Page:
Meanwhile, Indonesian badminton legend, Hariyanto Arbi was quoted in antaranews.com as saying that Chong Wei was a fighter on the court and one who displays an extraordinary level of commitment to the game.

    He described Chong Wei as a kind hearted athlete who always respects his opponent.

    “He is a good-hearted person, loyal, humble and always respects the athletes whom he meets. Always treating everyone the same,” he was quoted as saying.

    Meanwhile, the Sportswriters Association of Malaysia (SAM), in a statement, said members of the media had never once complained about Chong Wei.

    “SAM has never received any complaints or hear any grouses of negative treatment from this player regardless of what the situation was, including during his (match) defeats. Datuk Lee Chong Wei has never disappointed sports journalists,” SAM president Jasni Shafie said.

    This outstanding athlete has left an outstanding legacy in Malaysian sporting history and the time has finally come for his long awaited and well-deserved rest after an illustrious 19-year career.

    Thank you, Datuk Lee Chong Wei and happy retirement Datuk! – Bernama
     
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  6. shooting stroke

    shooting stroke Regular Member

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    Zii Jia’s pair of aces
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    The successor: Lee Chong Wei (right) feels Lee Zii Jia can fight for a medal in Tokyo.

    PETALING JAYA: The partnership of two coaches – Hendrawan and Datuk Tey Seu Bock – worked wonders for Datuk Lee Chong Wei at the 2016 Rio Olympic Games as he went on to win his third silver medal.

    His anointed successor Lee Zii Jia could also benefit from the same combination as he bids to win a medal at the Tokyo Olympics next year.

    Seu Bock was named as assistant to men’s singles head coach Hendrawan in the recent coaching set-up shake-up. Before the change, he had been the women’s singles head coach since 2018.


    Chong Wei was optimistic about the coaching changes.

    “Hendrawan and Seu Bock were my coaches leading up to Rio before the latter was moved to another department. Some players prefer one coach, some prefer two but for me, their combination worked well, ” he said.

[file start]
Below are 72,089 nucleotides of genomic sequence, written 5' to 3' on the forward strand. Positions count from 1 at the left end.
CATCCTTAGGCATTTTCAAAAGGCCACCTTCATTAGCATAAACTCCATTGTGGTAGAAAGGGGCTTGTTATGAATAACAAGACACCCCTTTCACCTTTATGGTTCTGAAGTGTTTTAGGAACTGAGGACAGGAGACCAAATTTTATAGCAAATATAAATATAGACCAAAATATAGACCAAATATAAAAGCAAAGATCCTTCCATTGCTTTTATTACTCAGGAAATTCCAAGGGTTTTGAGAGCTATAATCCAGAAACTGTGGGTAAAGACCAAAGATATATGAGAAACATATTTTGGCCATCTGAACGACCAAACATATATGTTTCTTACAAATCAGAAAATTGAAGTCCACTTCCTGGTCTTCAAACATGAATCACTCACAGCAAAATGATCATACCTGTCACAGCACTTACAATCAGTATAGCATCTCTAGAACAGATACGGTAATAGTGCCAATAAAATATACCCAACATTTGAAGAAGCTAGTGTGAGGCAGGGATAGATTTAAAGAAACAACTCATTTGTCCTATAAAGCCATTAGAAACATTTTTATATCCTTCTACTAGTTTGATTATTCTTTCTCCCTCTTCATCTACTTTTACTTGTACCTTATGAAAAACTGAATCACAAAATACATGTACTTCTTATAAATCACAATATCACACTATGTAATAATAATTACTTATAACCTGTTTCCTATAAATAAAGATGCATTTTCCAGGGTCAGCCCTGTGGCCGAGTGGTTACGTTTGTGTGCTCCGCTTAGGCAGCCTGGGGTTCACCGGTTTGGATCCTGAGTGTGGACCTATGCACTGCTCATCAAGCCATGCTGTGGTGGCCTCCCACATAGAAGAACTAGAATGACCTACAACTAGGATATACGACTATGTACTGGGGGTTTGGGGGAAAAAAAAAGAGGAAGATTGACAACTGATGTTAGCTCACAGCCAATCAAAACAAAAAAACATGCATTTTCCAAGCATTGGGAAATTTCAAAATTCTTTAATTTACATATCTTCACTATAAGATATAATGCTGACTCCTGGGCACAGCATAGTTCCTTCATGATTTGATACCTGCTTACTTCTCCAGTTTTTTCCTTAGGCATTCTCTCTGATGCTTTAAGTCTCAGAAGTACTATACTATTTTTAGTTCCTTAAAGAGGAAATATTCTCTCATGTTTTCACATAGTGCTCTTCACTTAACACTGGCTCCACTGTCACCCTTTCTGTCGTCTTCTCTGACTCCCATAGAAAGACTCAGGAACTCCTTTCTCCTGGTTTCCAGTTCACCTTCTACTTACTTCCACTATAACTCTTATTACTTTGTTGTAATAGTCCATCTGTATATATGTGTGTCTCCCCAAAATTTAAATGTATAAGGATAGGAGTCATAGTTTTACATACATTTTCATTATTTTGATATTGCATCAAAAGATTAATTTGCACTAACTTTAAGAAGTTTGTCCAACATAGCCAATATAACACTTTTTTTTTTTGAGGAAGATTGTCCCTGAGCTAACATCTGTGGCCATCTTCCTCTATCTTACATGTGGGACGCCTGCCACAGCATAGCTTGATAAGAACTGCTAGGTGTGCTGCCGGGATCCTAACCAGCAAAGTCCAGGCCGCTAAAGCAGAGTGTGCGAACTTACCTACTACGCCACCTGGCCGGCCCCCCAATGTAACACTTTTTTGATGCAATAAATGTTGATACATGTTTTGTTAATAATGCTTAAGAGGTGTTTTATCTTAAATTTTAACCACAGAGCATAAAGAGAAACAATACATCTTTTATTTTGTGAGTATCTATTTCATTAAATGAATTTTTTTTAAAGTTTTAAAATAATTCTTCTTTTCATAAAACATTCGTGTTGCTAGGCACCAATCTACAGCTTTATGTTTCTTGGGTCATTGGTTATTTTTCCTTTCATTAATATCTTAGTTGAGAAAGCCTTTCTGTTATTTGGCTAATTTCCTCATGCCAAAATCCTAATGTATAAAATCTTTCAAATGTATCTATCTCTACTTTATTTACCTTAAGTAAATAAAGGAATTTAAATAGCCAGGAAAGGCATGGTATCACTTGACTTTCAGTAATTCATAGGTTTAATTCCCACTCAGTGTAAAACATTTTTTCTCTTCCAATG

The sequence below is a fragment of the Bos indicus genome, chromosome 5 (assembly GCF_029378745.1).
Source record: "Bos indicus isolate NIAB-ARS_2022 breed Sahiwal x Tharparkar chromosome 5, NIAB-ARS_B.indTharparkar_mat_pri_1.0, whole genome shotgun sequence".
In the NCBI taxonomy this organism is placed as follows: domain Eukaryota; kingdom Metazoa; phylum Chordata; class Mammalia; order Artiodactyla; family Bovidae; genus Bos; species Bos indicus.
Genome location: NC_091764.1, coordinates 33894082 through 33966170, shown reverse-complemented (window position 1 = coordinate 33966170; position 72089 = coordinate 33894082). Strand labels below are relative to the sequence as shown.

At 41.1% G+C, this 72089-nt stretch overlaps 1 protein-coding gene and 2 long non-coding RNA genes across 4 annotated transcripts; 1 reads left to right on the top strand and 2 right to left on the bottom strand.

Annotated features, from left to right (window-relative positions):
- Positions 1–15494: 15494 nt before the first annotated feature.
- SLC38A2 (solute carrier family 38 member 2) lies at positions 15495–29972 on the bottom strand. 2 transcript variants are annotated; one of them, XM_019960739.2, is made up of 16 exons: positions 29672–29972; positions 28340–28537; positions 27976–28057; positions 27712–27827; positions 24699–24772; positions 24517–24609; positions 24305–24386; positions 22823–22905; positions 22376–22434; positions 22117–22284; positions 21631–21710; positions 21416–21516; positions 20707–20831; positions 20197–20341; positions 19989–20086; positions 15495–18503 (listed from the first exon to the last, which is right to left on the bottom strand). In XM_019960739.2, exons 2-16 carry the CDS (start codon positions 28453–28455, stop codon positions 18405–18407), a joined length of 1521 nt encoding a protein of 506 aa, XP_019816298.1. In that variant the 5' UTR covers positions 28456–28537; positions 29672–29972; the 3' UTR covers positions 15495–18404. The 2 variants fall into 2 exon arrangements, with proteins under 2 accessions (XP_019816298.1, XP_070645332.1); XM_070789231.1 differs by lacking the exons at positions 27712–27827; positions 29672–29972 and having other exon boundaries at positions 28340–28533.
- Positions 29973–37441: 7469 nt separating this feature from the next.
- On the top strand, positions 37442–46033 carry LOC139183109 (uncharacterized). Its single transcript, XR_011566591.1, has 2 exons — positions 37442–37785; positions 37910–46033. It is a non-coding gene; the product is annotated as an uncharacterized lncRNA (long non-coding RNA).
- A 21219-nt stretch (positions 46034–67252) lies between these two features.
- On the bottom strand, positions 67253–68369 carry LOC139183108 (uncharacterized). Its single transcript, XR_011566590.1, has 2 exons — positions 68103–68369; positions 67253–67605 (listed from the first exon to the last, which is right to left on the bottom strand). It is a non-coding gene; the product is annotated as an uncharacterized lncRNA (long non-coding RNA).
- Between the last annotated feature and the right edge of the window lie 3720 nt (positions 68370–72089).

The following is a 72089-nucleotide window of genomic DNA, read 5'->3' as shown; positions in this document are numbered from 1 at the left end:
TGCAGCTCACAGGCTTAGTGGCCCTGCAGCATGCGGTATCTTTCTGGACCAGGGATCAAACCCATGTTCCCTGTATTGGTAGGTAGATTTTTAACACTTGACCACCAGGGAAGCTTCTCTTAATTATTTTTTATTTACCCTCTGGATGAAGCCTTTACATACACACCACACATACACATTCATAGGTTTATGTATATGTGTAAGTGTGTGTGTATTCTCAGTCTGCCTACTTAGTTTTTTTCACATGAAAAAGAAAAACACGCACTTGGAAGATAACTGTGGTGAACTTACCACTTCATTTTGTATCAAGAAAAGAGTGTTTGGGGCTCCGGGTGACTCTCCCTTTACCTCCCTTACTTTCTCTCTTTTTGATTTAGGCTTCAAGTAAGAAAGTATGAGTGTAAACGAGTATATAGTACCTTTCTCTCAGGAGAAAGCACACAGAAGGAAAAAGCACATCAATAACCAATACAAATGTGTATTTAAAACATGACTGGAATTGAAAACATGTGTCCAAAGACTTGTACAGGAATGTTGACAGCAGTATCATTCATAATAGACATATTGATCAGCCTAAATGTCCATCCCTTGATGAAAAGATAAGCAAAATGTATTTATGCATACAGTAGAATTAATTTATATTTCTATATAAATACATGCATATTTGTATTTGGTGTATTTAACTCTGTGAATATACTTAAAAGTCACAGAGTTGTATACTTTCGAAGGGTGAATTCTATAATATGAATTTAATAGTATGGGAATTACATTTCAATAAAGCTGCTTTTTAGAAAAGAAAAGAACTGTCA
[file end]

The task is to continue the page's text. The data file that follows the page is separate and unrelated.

“I hope it will work for Zii Jia too. I hope the coaches will turn Zii Jia into a medal winner at the Tokyo Games.

    “But to Zii Jia and the coaches, no pressure from me!” said Chong Wei, who will be the chef de mission to Tokyo.

    Chong Wei, who also emerged as the runners-up at the 2008 Beijing and 2012 London Olympics editions, said Hendrawan and Seu Bock were unique.

    The Indonesian made a name for himself as a player by winning silver at the 2000 Sydney Olympic Games, the world title in Seville in 2001, and taking home the Thomas Cup three times in 1998,2000 and 2002 before turning coach.

    Seu Bock may not have achieved the same accolades as Hendrawan as a player, but as a coach, he worked as an assistant to several of Malaysia’s head coaches – Li Mao (China), Indra Gunawan (Indonesia), Datuk Misbun Sidek and Rashid Sidek.

    “They are different but are equally good. Hendrawan was successful as a player and was able to translate all his experiences on the court as a coach. His skill work is good, ” said Chong Wei.

    “Seu Bock has worked under so many coaches and he puts all of that together. He is a man full of ideas.

    “Together, they are able to complement one another. Zii Jia and the other youngsters will surely benefit from them.”

    Chong Wei, however, reminded Zii Jia and the other players not to be overly dependent on the coaches.

    “The coaches do make a difference but the players hold a bigger responsibility, ” he said.

    “The coaches may contribute 15% to the success of a player but the remaining 85% is based on the players’ own initiative, commitment and discipline, ” said the former national No. 1.

    Chong Wei should know. After all, he was dominant for more than decade as Malaysia’s most successful player despite the ups and downs before finally retiring last year due to nose cancer.

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    15% from coaches, 85% from player...that's what Datuk LCW said. If Zii Jia want to better Datuk LCW achievement in Rio then he must put more works into himself above 85%.
     
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  7. Nine Tailed Fox

    Nine Tailed Fox Regular Member

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    If Datuk was himself healthy, he would have bagged himself a Bronze medal at Tokyo 2020/2021/2022.

    Only current Momota and Chen Long are better than Datuk.
     
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  8. Kikuhito Senshi

    Kikuhito Senshi Regular Member

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    Momota is a bit of an unknown at the moment. We haven’t seen him play since the accident.
     
  9. extremenanopowe

    extremenanopowe Regular Member